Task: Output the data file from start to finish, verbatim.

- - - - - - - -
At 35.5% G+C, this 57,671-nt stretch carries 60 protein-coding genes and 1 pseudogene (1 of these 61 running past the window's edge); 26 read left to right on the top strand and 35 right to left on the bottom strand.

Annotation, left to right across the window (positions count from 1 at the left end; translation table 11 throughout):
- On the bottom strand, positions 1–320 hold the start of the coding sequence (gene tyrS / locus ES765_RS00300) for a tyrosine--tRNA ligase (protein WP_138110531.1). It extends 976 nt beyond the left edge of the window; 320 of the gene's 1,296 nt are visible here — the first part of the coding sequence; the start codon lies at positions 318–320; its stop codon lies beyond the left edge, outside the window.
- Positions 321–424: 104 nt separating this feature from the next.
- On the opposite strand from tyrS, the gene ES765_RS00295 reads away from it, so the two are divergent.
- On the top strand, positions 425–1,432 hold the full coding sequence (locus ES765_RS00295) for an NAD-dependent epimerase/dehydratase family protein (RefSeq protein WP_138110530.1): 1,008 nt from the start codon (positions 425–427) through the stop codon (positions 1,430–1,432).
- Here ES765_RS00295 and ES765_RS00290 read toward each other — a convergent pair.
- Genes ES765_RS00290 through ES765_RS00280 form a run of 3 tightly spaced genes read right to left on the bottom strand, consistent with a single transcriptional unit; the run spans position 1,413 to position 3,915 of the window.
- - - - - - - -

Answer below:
At 35.5% G+C, this 57,671-nt stretch carries 60 protein-coding genes and 1 pseudogene (1 of these 61 running past the window's edge); 26 read left to right on the top strand and 35 right to left on the bottom strand.

Annotation, left to right across the window (positions count from 1 at the left end; translation table 11 throughout):
- On the bottom strand, positions 1–320 hold the start of the coding sequence (gene tyrS / locus ES765_RS00300) for a tyrosine--tRNA ligase (protein WP_138110531.1). It extends 976 nt beyond the left edge of the window; 320 of the gene's 1,296 nt are visible here — the first part of the coding sequence; the start codon lies at positions 318–320; its stop codon lies beyond the left edge, outside the window.
- Positions 321–424: 104 nt separating this feature from the next.
- On the opposite strand from tyrS, the gene ES765_RS00295 reads away from it, so the two are divergent.
- On the top strand, positions 425–1,432 hold the full coding sequence (locus ES765_RS00295) for an NAD-dependent epimerase/dehydratase family protein (RefSeq protein WP_138110530.1): 1,008 nt from the start codon (positions 425–427) through the stop codon (positions 1,430–1,432).
- Here ES765_RS00295 and ES765_RS00290 read toward each other — a convergent pair.
- Genes ES765_RS00290 through ES765_RS00280 form a run of 3 tightly spaced genes read right to left on the bottom strand, consistent with a single transcriptional unit; the run spans position 1,413 to position 3,915 of the window.